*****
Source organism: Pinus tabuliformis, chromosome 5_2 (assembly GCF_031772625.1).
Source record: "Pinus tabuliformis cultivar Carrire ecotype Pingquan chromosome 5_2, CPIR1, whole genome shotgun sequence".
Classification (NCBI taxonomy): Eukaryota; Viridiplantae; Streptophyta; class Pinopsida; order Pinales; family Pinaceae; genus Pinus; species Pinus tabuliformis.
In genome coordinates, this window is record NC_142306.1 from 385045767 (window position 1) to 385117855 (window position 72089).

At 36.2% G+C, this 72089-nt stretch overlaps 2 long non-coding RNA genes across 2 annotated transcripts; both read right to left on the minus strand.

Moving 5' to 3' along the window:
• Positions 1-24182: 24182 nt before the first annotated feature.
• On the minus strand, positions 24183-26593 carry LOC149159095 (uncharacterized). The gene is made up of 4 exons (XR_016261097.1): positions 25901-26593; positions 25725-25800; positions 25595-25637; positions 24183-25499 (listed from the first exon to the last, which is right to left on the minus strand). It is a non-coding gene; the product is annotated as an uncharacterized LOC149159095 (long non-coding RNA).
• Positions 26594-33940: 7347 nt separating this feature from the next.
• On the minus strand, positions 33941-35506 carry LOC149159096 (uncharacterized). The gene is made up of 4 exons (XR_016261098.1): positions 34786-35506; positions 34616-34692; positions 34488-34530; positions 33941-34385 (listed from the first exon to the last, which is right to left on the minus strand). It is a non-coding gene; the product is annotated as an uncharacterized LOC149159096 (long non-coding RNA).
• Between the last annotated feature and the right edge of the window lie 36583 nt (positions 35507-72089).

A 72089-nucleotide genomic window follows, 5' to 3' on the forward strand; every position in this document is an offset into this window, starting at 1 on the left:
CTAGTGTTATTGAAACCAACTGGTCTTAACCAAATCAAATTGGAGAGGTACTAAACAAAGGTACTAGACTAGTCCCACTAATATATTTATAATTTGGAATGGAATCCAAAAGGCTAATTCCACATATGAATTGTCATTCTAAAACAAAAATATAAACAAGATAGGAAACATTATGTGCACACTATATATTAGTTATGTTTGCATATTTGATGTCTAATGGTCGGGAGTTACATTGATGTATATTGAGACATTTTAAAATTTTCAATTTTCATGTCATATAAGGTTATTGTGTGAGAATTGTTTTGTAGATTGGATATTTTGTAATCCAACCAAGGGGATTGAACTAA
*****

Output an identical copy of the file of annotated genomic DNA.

Source organism: Pinus tabuliformis, chromosome 5_2 (assembly GCF_031772625.1).
Source record: "Pinus tabuliformis cultivar Carrire ecotype Pingquan chromosome 5_2, CPIR1, whole genome shotgun sequence".
Classification (NCBI taxonomy): Eukaryota; Viridiplantae; Streptophyta; class Pinopsida; order Pinales; family Pinaceae; genus Pinus; species Pinus tabuliformis.
In genome coordinates, this window is record NC_142306.1 from 385045767 (window position 1) to 385117855 (window position 72089).

At 36.2% G+C, this 72089-nt stretch overlaps 2 long non-coding RNA genes across 2 annotated transcripts; both read right to left on the minus strand.

Moving 5' to 3' along the window:
• Positions 1-24182: 24182 nt before the first annotated feature.
• On the minus strand, positions 24183-26593 carry LOC149159095 (uncharacterized). The gene is made up of 4 exons (XR_016261097.1): positions 25901-26593; positions 25725-25800; positions 25595-25637; positions 24183-25499 (listed from the first exon to the last, which is right to left on the minus strand). It is a non-coding gene; the product is annotated as an uncharacterized LOC149159095 (long non-coding RNA).
• Positions 26594-33940: 7347 nt separating this feature from the next.
• On the minus strand, positions 33941-35506 carry LOC149159096 (uncharacterized). The gene is made up of 4 exons (XR_016261098.1): positions 34786-35506; positions 34616-34692; positions 34488-34530; positions 33941-34385 (listed from the first exon to the last, which is right to left on the minus strand). It is a non-coding gene; the product is annotated as an uncharacterized LOC149159096 (long non-coding RNA).
• Between the last annotated feature and the right edge of the window lie 36583 nt (positions 35507-72089).

A 72089-nucleotide genomic window follows, 5' to 3' on the forward strand; every position in this document is an offset into this window, starting at 1 on the left:
CTAGTGTTATTGAAACCAACTGGTCTTAACCAAATCAAATTGGAGAGGTACTAAACAAAGGTACTAGACTAGTCCCACTAATATATTTATAATTTGGAATGGAATCCAAAAGGCTAATTCCACATATGAATTGTCATTCTAAAACAAAAATATAAACAAGATAGGAAACATTATGTGCACACTATATATTAGTTATGTTTGCATATTTGATGTCTAATGGTCGGGAGTTACATTGATGTATATTGAGACATTTTAAAATTTTCAATTTTCATGTCATATAAGGTTATTGTGTGAGAATTGTTTTGTAGATTGGATATTTTGTAATCCAACCAAGGGGATTGAACTAA